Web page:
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Unformatted text preview: ECON 103, Lecture 6: The linear regression model (contd) Maria Casanova April 16th (version 1) Maria Casanova Lecture 6 Requirements for this lecture: Chapter 4 of Stock and Watson Maria Casanova Lecture 6 1. Introduction Suppose we are interested in estimating and 1 in the following model: Y i = + 1 X i + i We may estimated the unknown and 1 by OLS: = Y 1 X 1 = X i ( X i X )( Y i Y ) X i ( X i X ) 2 Next we review the assumptions on the linear regression model and the sampling scheme under which OLS provides an appropriate estimator of and 1 . Maria Casanova Lecture 6 2. The least squares assumptions Ass1: The conditional distribution of i given X i has a mean of zero. E ( i  X i ) = 0 This is a statement about the underlying model. This assumption refers to the other factors affecting Y i which are captured by i . It says that these other factors are unrelated to X i in the sense that, given a value of X i , the mean of their distribution is zero. Maria Casanova Lecture 6 2. The least squares assumptions Figure: Conditional mean wage given fitness 1 2 3 4 5 6 7 8 9 10 500 1000 1500 Fitness Wage Population regression function1 + 1 X 1 X 1 = (lowest) (highest) Maria Casanova Lecture 6 2. The least squares assumptions Figure: Conditional mean wage given age 20 25 30 35 40 45 50 500 1000 1500 age wage population regression function X 2 = + 1 X 2 1 =250 =500 Maria Casanova Lecture 6 2. The least squares assumptions Figure: Assumption 1 holds for this linear model 1 2 3 4 5 6 7 8 9 10 500 1000 1500 wage fitness (highest) (lowest) X 1 = = 1000 1 = 0 Maria Casanova Lecture 6 2. The least squares assumptions Figure: Assumption 1 holds for this linear model 1 2 3 4 5 6 7 8 9 10 500 1000 1500 fitness...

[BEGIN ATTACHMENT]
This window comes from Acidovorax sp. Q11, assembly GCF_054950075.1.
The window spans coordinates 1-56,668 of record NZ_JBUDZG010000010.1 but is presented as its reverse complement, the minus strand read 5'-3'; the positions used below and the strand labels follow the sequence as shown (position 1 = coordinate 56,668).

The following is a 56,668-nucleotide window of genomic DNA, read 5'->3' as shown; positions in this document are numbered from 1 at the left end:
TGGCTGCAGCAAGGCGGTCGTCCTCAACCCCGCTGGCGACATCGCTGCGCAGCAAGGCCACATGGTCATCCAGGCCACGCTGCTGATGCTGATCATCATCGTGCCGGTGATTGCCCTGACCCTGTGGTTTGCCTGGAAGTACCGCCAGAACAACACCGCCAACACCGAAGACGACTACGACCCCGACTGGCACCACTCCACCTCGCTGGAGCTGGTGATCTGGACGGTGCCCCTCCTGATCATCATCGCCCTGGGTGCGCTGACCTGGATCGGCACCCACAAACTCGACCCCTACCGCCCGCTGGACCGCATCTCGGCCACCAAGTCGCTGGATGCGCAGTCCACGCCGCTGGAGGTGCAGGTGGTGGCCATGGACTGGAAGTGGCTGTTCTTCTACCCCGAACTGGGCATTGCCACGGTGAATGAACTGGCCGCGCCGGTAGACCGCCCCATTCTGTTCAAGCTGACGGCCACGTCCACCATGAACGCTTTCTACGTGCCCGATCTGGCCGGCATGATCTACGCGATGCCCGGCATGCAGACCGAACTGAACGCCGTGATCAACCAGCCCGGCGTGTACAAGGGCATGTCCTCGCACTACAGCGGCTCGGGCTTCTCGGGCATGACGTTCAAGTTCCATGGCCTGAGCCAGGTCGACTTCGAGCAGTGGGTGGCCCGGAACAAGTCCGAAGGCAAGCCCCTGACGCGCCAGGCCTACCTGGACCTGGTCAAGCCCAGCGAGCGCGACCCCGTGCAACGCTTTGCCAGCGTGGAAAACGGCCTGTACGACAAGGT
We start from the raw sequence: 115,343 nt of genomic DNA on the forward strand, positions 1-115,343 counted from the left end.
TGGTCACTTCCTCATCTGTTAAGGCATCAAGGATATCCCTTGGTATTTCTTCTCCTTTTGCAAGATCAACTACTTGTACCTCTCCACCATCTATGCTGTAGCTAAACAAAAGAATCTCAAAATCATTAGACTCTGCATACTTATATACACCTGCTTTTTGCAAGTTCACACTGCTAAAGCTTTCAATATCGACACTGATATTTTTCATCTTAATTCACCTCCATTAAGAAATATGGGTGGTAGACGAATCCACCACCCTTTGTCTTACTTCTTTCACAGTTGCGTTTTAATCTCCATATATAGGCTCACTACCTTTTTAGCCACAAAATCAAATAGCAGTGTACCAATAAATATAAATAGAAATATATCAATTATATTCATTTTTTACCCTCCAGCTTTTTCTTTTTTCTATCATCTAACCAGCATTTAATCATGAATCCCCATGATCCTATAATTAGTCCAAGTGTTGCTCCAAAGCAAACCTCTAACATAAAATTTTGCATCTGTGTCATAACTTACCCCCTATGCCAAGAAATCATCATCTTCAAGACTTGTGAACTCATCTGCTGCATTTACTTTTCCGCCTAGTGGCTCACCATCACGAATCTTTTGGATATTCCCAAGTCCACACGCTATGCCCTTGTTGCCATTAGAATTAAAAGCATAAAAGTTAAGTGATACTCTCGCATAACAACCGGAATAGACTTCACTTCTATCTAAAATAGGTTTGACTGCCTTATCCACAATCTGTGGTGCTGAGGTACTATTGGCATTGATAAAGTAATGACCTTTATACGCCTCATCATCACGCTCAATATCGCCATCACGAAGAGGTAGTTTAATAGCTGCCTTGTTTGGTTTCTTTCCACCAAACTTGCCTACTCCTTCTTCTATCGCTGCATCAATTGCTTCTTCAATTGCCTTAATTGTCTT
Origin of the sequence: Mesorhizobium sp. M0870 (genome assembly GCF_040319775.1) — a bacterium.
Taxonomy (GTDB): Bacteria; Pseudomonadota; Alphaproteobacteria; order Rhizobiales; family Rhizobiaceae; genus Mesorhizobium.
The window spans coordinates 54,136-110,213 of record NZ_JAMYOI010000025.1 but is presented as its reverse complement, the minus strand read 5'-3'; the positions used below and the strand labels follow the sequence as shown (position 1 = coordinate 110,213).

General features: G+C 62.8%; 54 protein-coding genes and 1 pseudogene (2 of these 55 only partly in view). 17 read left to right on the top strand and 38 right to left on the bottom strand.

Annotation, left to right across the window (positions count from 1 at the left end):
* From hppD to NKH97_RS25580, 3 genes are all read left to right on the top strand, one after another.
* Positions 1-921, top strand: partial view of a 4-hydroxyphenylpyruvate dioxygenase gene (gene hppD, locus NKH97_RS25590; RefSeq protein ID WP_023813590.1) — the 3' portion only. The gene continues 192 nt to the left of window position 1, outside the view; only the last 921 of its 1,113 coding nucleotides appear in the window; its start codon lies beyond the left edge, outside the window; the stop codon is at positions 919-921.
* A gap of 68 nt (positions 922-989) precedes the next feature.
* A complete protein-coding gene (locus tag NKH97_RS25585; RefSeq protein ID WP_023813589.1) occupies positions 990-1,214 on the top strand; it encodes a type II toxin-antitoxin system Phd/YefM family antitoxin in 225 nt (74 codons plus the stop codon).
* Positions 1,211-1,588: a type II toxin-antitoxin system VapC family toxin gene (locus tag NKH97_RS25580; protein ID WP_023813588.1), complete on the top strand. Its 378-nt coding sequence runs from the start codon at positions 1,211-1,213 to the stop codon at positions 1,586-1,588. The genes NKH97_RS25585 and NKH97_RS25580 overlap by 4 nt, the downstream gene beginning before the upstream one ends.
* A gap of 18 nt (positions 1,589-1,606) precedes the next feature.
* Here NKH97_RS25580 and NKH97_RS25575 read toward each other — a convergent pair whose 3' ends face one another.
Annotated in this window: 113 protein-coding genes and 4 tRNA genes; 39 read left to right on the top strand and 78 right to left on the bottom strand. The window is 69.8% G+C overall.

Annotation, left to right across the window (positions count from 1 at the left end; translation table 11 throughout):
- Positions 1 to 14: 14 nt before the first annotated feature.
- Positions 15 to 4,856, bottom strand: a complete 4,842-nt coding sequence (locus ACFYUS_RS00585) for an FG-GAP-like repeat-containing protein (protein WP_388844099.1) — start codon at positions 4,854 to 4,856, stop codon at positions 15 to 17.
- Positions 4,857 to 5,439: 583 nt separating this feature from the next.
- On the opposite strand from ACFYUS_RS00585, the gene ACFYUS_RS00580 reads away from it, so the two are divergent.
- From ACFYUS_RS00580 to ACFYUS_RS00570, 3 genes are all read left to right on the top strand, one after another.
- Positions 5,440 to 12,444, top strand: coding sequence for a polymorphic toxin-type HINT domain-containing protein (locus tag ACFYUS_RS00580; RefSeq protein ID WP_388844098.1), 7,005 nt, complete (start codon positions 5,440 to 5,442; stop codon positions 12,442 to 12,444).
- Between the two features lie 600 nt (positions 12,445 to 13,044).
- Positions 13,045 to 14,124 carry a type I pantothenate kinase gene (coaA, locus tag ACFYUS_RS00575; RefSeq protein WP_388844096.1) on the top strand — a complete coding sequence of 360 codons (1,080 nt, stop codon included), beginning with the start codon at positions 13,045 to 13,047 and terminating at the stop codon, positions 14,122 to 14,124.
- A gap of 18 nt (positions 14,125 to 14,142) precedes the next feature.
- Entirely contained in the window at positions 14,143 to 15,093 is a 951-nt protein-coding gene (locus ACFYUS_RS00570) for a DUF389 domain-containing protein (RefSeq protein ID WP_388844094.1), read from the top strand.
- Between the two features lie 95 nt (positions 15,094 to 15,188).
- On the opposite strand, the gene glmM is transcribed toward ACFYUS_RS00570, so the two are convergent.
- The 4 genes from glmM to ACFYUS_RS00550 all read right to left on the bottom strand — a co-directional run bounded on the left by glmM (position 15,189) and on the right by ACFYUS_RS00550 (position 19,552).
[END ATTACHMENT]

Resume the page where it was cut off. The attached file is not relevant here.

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This note was uploaded on 02/04/2010 for the course ECON 103 taught by Professor Sandrablack during the Spring '07 term at UCLA.
 Spring '07
 SandraBlack

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